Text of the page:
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Cinnamon-rumped Trogon Harpactes orrhophaeus

Justification
This forest-dependent species is listed as Near Threatened because it is suspected to be undergoing a moderately rapid decline throughout its range as a result of habitat loss and degradation.

Taxonomic source(s)
del Hoyo, J.; Collar, N. J.; Christie, D. A.; Elliott, A.; Fishpool, L. D. C. 2014. HBW and BirdLife International Illustrated Checklist of the Birds of the World. Barcelona, Spain and Cambridge UK: Lynx Edicions and BirdLife International.

Distribution and population
Harpactes orrhophaeus is known from peninsular Thailand, Sabah, Sarawak and Peninsular Malaysia, Singapore, Kalimantan and Sumatra, Indonesia and Brunei (BirdLife International 2001).

Population justification
The global population size has not been quantified, but the species is described as generally rare, although possibly the commonest trogon in peninsular Malaysia (del Hoyo et al. 1999).

Trend justification
A moderately rapid population decline is suspected to be occurring, owing to continuing habitat loss and degradation.

Ecology
This species occurs in the lower storey of humid evergreen forest to 1,500 m. In Peninsular Thailand and Malaysia, it is largely restricted to closed-canopy lowland forest (up to 180 m), whilst on Borneo it occurs mainly in submontane slope forest at 1,000-1,400 m. It is predominantly recorded from tall primary forests, although there are records from logged dipterocarp forest.

Threats
Rates of forest loss in the Sundaic lowlands have been extremely rapid, owing partly to the escalation of illegal logging and land conversion, with deliberate targeting of all remaining stands of valuable timber including those inside protected areas. Forest fires have also had a damaging effect (particularly in 1997-1998). Populations in Thailand and Peninsular Malaysia are likely to be at the most serious risk due to their local dependence on closed-canopy lowland forest. In other areas, tolerance of sloping submontane forests implies a greater level of safety from habitat loss.

Conservation Actions Underway
No targeted conservation actions are known for this species, although it occurs in a number of protected areas.

Conservation Actions Proposed
Conduct repeated surveys throughout the range in order to determine rates of population decline and range contraction. Ensure that remaining tracts of lowland closed-canopy forest in Peninsular Thailand and Malaysia receive adequate protection.

References
BirdLife International. 2001. Threatened birds of Asia: the BirdLife International Red Data Book. BirdLife International, Cambridge, U.K.

del Hoyo, J.; Elliott, A.; Sargatal, J. 1999. Handbook of the Birds of the World, vol. 5: Barn-owls to Hummingbirds. Lynx Edicions, Barcelona, Spain.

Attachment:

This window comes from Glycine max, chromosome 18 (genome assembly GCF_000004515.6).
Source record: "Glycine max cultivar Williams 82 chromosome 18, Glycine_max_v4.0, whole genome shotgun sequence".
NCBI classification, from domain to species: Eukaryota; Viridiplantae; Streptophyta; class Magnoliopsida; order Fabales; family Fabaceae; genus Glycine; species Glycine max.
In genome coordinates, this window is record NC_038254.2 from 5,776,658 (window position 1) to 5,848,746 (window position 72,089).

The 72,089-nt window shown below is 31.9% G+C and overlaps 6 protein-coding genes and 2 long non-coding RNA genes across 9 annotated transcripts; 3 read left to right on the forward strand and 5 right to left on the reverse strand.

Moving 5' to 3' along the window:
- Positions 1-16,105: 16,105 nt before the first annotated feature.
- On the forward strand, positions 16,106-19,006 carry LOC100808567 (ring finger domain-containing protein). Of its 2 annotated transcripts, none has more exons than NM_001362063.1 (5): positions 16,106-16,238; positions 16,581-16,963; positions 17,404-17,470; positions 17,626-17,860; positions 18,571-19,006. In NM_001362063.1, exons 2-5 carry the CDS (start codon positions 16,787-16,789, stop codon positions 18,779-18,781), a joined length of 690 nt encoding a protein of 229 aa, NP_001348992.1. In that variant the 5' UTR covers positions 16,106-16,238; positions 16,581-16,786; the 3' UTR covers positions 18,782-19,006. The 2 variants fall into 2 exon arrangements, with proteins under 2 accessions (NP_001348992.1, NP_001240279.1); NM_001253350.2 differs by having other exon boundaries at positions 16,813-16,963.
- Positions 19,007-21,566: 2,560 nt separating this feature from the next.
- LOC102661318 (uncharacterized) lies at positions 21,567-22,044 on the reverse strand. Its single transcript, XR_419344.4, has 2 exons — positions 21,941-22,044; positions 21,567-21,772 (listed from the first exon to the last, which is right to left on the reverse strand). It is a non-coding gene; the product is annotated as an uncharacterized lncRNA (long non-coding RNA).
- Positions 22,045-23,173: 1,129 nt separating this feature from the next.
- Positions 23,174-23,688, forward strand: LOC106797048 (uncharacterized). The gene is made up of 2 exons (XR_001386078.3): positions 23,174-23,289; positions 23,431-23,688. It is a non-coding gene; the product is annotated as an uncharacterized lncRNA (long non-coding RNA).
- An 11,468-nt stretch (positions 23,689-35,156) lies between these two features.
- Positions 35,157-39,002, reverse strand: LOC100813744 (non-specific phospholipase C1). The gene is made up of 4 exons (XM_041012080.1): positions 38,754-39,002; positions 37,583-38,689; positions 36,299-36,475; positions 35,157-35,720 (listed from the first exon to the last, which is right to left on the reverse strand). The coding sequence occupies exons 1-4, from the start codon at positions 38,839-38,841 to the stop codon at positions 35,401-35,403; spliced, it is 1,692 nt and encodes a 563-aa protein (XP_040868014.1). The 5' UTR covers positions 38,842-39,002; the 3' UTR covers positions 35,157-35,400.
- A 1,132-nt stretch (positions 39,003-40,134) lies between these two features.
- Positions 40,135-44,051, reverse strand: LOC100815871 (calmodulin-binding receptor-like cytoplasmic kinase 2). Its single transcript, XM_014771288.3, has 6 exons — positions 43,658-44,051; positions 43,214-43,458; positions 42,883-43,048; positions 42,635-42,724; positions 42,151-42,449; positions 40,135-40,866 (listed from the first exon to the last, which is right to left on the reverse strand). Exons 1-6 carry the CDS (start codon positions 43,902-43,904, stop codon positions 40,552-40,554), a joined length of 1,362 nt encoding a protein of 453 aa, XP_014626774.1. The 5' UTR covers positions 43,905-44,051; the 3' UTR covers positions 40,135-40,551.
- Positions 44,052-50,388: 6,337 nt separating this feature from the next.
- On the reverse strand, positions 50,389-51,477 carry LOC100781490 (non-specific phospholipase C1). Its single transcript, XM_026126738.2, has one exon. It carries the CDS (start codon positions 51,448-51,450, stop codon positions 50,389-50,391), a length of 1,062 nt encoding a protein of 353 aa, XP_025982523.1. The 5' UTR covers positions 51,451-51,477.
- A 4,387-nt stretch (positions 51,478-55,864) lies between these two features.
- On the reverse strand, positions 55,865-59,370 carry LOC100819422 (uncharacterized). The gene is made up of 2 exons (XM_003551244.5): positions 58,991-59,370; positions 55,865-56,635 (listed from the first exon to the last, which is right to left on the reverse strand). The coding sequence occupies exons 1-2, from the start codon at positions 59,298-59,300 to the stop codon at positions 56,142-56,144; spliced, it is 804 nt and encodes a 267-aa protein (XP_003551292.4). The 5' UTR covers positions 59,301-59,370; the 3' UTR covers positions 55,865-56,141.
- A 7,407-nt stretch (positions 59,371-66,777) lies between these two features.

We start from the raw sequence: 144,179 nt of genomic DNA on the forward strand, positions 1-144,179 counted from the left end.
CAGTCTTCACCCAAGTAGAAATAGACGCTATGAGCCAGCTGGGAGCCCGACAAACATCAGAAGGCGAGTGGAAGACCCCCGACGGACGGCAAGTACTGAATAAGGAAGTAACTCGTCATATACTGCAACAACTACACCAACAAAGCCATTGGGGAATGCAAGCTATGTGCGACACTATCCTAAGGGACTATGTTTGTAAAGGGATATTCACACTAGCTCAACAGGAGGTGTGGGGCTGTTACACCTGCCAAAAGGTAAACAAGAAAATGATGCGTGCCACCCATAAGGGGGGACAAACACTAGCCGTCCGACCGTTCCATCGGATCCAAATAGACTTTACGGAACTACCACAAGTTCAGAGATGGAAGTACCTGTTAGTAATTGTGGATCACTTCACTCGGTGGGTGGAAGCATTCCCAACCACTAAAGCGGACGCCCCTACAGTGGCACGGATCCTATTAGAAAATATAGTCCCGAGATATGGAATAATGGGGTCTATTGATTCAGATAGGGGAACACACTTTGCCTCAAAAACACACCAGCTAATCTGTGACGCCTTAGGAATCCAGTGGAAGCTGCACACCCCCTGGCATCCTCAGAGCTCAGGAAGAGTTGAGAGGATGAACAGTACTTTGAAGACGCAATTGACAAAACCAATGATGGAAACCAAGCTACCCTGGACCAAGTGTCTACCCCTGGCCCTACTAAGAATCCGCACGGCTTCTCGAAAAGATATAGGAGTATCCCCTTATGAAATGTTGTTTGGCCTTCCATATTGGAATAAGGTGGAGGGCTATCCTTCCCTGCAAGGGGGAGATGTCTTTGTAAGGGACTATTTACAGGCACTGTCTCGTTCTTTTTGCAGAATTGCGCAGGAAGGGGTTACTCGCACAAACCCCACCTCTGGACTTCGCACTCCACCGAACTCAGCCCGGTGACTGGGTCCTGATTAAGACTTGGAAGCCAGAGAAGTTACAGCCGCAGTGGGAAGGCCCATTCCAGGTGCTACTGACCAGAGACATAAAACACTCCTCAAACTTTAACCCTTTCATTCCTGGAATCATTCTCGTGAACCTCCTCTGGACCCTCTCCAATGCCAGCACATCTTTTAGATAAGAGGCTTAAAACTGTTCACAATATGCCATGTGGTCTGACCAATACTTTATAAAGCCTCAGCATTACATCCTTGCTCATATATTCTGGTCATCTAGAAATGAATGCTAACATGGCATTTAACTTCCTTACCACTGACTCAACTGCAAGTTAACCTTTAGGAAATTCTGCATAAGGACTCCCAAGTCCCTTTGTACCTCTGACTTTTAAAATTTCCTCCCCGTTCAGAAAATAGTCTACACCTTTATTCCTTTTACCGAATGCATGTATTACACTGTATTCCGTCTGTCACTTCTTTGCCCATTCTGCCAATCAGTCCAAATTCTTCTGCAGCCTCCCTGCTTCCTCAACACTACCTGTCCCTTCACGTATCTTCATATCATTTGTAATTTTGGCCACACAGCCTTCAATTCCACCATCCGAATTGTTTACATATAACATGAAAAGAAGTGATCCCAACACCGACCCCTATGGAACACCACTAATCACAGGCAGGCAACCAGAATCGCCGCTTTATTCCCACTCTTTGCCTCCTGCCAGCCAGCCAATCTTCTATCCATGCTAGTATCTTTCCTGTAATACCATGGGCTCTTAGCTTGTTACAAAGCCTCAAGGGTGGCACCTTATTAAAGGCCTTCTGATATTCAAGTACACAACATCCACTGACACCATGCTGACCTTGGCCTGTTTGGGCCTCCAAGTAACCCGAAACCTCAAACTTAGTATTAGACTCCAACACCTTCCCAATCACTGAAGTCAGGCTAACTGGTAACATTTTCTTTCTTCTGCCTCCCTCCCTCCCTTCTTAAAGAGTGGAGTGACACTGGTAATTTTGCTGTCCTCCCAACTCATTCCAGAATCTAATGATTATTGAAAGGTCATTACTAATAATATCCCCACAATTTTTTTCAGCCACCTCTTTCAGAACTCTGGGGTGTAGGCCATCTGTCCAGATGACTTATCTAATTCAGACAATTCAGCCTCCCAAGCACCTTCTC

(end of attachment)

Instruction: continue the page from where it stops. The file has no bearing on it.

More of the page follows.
del Hoyo, J.; Elliott, A.; Sargatal, J. 2001. Handbook of the Birds of the World, vol. 6: Mousebirds to Hornbills. Lynx Edicions, Barcelona, Spain.

Further web sources of information
Detailed species accounts from the Threatened birds of Asia: the BirdLife International Red Data Book (BirdLife International 2001).

Explore HBW Alive for further information on this species

Search for photos and videos, and hear sounds of this species from the Internet Bird Collection

Text account compilers
Benstead, P., Gilroy, J., Taylor, J.

IUCN Red List evaluators
Butchart, S., Symes, A.

Recommended citation
BirdLife International (2014) Species factsheet: Harpactes orrhophaeus. Downloaded from http://www.birdlife.org on 28/12/2014. Recommended citation for factsheets for more than one species: BirdLife International (2014) IUCN Red List for birds. Downloaded from http://www.birdlife.org on 28/12/2014.

This information is based upon, and updates, the information published in BirdLife International (2000) Threatened birds of the world. Barcelona and Cambridge, UK: Lynx Edicions and BirdLife International, BirdLife International (2004) Threatened birds of the world 2004 CD-ROM and BirdLife International (2008) Threatened birds of the world 2008 CD-ROM. These sources provide the information for species accounts for the birds on the IUCN Red List.

To provide new information to update this factsheet or to correct any errors, please email BirdLife

To contribute to discussions on the evaluation of the IUCN Red List status of Globally Threatened Birds, please visit BirdLife's Globally Threatened Bird Forums.

Key facts
Current IUCN Red List category Near Threatened
Family Trogonidae (Trogons)
Species name author (Cabanis & Heine, 1863)
Population size Unknown mature individuals
Population trend Decreasing
Distribution size (breeding/resident) 470,000 km2
Country endemic? No
Links to further information
- Additional Information on this species